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A beautiful singer and a battling priest try to reform a Barbary Coast saloon owner in the days before the big earthquake.
In San Francisco, the new year of 1906 is ushered in with a fire along the Barbary Coast, interrupting the revelries of Blackie Norton, owner the the Paradise Cafe, who rushes to the blaze to help. Blackie returns to the Paradise and meets out-of-work singer Mary Blake, the daughter of a country preacher. Although Mary's only experience has been singing in a church choir, Blackie is attracted to her and offers her a two-year contract. Soon after, a citizens' group, angered at the New Year's Eve fire, urges Blackie to run for supervisor on a ticket of reforming the outdated fire ordinances. Blackie, encouraged by his boyhood friend, Father Tim Mullin, accepts the challenge. Blackie's candidacy prompts Jack Burley, a Nob Hill patrician who owns tenements along the Barbary Coast, to visit Blackie and advise him against running for office. Burley, who also owns the Tivoli Opera house, is accompanied by the Tivoli's maestro, Señor Baldini, who hears Mary sing and offers her an audition. Although Mary aspires to be an opera singer, Blackie will not release her from her contract. One night, between shows, Blackie sends Mary to Tim's church to sing at the unveiling of its new organ. Tim tells Mary about his boyhood friendship with Blackie and expresses the hope that some day Blackie will act as a force of good rather than evil. Soon Burley offers to buy Mary's contract, and Blackie leaves the choice to Mary. When, out of loyalty, Mary decides to stay, Blackie responds that he is crazy about her. He then decides to throw a party of celebrate their new relationship, but she soon realizes that she is just another conquest to him and leaves for the Tivoli. Some time later, on Mary's opening night at the Tivoli, Burley proposes, but she does not accept. Meanwhile, Blackie enters the opera house accompanied by a process server whom Blackie has brought to enforce Mary's contract. During the opera, however, Blackie is so moved by Mary's singing that he physically prevents the process server from stopping the performance. After the finale, Blackie visits Mary in her dressing room and she proposes to him. He accepts, but makes it contingent upon her return to the Paradise. As Mary soon prepares to go onstage at the Paradise in a revealing new costume, Tim visits and denounces Blackie for exploiting her. When Tim refuses to allow Mary to go onstage, Blackie strikes him, after which Mary quits and leaves with Tim. Mary finally accepts Burley's proposal, after being convinced by his mother that Blackie is not good for her, but Burley, not satisfied with winning Mary, arranges for the Paradise's liquor license to be revoked and Blackie's performers jailed. The raid occurs on the night of the "Chickens Ball," an entertainment competition that Blackie has won every year. With his entertainers jailed, Blackie has no hope of obtaining the prize money that he badly needs to finance his campaign. Blackie is then given another blow when his friend Mat reveals that the citizens group is withdrawing their support because his campaign has become "too personal." When Mary and Burley go to the Chickens Ball, Della Bailey, an old friend of Blackie's, denounces Bailey for closing down the Paradise. Hearing this, Mary announces that she is going to represent the Paradise and sings a crowd-pleasing rendition of "San Francisco." Della sends for Blackie to witness Mary's performance, but just as Mary is proclaimed the winner, Blackie angrily goes onstage and refuses to take the award when she tries to give it to him. Humiliated, Mary prepares to leave with Burley when the ground quakes and the building starts to crumble. Mary and Blackie call to each other, but are separated in the chaos. Within a few moments, San Francisco is destroyed as buildings tumble and streets open-up. When the shaking stops, Blackie pulls himself from the rubble and searches for Mary. After finding Burley's dead body, Blackie goes to the Burley mansion, where Mrs. Burley, who is being evacuated so that her home can be dynamited to stem the tide of fires now raging through the city, tells him that they both need "God's help." Wandering through the desolation of the city, Blackie finally finds Tim, who is comforting the injured. Recognizing Blackie's contrition, Tim then takes Blackie to a refugee camp, where Mary is leading the dispossessed in a hymn. As Blackie kneels down to thank God for finding Mary, she sees him and goes to his side. They are reunited just as word comes that the fires are out. Blackie and Mary then join others marching back to the city singing "Glory, Glory, Hallelujah."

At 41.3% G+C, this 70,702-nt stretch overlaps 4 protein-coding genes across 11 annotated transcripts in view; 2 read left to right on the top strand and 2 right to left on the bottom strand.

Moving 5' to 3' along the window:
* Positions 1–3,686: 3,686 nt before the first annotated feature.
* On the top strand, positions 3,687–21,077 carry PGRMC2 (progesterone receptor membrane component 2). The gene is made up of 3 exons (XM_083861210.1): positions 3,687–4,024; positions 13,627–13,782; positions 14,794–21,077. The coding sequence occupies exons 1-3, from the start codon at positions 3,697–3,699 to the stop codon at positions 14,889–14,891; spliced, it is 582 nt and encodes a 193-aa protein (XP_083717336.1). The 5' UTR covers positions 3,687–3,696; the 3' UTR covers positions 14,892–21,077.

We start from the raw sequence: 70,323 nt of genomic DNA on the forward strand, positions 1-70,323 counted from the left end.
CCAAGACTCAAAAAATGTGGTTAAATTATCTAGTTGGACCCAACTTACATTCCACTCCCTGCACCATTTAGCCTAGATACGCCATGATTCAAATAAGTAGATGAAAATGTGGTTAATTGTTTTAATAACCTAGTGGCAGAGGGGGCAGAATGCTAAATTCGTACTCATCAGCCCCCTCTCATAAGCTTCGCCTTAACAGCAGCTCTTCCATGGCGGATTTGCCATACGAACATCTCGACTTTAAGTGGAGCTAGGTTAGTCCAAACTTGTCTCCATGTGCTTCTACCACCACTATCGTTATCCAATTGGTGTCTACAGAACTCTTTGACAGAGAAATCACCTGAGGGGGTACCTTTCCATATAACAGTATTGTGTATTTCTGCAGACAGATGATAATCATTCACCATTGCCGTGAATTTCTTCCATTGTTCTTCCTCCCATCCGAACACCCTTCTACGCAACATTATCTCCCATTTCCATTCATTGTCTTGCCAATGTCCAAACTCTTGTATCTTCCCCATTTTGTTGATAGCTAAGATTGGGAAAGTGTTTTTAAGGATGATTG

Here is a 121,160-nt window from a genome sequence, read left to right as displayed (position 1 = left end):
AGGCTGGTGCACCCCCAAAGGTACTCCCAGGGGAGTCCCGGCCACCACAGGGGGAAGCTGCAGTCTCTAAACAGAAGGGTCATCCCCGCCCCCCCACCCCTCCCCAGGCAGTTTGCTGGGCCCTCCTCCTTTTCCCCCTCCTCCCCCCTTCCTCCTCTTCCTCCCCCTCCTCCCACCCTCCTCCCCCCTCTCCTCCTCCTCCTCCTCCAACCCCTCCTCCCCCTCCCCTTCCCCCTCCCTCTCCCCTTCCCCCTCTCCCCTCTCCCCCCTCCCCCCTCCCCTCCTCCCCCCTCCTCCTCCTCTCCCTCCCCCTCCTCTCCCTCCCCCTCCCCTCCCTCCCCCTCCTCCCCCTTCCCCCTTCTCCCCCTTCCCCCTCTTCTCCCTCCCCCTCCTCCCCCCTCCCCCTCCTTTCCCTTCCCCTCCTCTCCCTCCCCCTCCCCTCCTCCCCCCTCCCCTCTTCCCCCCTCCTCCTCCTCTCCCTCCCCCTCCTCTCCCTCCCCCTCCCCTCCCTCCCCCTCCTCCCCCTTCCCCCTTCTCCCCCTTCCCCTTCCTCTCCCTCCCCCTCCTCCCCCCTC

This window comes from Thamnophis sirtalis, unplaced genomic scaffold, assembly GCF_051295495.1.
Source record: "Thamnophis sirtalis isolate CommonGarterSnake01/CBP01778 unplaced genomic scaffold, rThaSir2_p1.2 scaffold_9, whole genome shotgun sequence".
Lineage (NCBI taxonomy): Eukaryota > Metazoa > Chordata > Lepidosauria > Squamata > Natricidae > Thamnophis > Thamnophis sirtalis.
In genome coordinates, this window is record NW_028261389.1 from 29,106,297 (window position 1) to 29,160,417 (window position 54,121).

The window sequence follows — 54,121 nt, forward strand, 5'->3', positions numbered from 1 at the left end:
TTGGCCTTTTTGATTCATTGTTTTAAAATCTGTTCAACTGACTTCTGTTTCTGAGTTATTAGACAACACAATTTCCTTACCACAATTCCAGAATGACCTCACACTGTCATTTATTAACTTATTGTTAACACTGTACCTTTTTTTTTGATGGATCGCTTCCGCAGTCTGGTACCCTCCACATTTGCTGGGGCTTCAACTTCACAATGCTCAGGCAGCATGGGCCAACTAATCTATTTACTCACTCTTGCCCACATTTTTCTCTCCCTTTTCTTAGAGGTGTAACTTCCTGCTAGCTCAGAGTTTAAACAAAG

Cast & Crew
|MPAA Ratings:||Premiere Info:||not available|
|Release Date:||1936||Production Date:||
A W. S. Van Dyke production
|Color/B&W:||Black and White||Distributions Co:||Loew's Inc.|
|Sound:||Mono (Western Electric Sound System)||Production Co:||Metro-Goldwyn-Mayer Corp.|
|Duration(mins):||111 or 115||Country:||United States|
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User Ratings & Review
Thank you for Jeanette MacDonald
jack morgan 2014-08-16
The timeless beauty of Jeanette McDonald provides her singing and acting ability on a par with Gable and Tracy. Too bad Gable was such an egotistical jerk...
Clark Gable and Spencer Tracy at their Best
Larry Elam 2014-05-31
A surprisingly inspirational film which hasn't aged too badly because of the excellent special effects depicting the 1906 San Francisco Earthquake and...
San Francisco (1936)
Mr. Blandings 2012-08-28
Never been a favorite of mine, but kudos for its good editing and FX. All I can say is, I hope you like Jeanette MacDonald's singing voice and the...